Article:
Open Friendship in a Closed Society

Posted on March 31, 2015 by PLT Staff

Recording of a lecture given by Peter Slade at the Spring Institute for Lived Theology 2009 in Charlottesville, Virginia. Slade speaks about the process of writing his thesis on Mission Mississippi and his connection to the group from the context of lived theology. The presentation is a glimpse into his book, in which he offers a sustained examination of whether the Mission’s model of racial reconciliation (which stresses one-on-one, individual friendships among religious people of different races) can effectively address the issue of social justice. The presentation begins at the 1:55 minute mark.

Excerpt: “I was trying to do lived theology. I was one of the first graduates from the lived theology program, so I felt some obligation to try and figure out how you actually live this thing and what it was. So I needed to pay attention to this part of the body of Christ, not dismiss them, and reflect theologically on their lived experience of incarnating Christ in their particular situation. When I first started thinking about Mission Mississippi in this way, thinking about their slogan, ‘changing Mississippi one relationship at a time,’ I realized that I needed to think more about a theology of friendship.”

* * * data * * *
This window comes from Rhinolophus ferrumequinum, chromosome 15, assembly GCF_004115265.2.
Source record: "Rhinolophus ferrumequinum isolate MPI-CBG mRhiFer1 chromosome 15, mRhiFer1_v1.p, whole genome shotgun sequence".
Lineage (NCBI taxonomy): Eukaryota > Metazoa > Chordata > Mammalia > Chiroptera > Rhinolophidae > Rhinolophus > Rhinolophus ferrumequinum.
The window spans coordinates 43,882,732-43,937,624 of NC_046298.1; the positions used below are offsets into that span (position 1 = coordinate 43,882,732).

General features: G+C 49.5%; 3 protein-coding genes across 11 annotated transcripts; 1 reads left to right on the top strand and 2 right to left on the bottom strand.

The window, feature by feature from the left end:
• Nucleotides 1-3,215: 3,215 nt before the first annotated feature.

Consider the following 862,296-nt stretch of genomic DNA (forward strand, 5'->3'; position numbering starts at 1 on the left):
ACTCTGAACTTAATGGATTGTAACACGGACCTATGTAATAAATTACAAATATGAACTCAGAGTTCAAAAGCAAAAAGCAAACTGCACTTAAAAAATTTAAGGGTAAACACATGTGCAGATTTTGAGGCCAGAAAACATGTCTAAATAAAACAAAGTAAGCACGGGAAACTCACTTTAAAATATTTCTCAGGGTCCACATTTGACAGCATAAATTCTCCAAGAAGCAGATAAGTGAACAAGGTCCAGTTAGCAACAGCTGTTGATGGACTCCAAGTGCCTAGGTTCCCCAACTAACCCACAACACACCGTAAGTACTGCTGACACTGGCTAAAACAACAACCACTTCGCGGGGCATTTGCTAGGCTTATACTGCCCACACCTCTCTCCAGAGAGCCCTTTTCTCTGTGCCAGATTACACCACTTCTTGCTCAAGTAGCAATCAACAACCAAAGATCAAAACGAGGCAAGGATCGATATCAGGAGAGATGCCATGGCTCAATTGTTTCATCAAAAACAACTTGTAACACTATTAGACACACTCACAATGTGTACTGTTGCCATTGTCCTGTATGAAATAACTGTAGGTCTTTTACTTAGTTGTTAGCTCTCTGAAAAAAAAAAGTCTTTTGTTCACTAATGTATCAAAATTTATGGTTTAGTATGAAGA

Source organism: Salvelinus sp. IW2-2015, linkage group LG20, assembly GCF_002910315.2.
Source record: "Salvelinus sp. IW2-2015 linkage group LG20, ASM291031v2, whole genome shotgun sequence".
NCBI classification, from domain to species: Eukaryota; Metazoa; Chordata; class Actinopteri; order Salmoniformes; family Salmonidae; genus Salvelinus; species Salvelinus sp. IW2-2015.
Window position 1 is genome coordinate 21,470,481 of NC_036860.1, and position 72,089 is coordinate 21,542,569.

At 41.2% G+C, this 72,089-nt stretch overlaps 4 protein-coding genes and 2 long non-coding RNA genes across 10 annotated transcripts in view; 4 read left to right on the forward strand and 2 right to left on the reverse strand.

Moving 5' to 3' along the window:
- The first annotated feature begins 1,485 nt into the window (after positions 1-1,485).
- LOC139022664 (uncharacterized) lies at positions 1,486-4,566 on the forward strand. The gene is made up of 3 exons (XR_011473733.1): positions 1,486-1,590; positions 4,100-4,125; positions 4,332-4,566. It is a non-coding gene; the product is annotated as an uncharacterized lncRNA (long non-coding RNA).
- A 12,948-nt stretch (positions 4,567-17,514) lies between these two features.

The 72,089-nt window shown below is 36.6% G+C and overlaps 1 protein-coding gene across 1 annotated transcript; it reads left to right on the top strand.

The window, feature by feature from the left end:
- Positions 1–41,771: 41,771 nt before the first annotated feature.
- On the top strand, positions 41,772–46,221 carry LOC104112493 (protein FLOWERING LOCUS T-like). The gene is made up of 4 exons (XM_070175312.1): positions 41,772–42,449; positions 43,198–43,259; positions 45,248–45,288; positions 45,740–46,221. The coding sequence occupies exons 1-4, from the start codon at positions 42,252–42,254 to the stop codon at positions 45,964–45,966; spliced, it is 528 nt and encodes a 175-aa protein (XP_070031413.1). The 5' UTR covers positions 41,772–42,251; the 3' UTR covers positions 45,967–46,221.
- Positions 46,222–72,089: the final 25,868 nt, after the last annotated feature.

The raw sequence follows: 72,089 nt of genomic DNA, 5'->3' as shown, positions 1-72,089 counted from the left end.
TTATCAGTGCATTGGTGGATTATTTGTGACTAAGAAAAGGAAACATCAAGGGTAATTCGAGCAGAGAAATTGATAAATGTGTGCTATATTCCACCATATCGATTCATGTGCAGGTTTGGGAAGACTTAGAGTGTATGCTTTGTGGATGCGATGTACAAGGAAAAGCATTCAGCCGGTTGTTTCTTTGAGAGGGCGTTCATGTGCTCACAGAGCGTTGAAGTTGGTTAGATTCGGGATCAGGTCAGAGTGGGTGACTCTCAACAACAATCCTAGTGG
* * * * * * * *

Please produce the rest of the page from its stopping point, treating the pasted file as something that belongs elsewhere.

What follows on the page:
• Audio Information
  • Date Recorded:April 24, 2009
  • Location Recorded:Charlottesville, VA
  • Audio File:Download File »
This audio is published by the Project on Lived Theology (PLT). For any questions related to its use, please contact PLT (http://www.livedtheology.org/contact/). Copy available for use subject to Creative Commons License CC-BY-NC-ND (Attribution required, Non-Commercial use, No Derivatives, 3.0, Unported).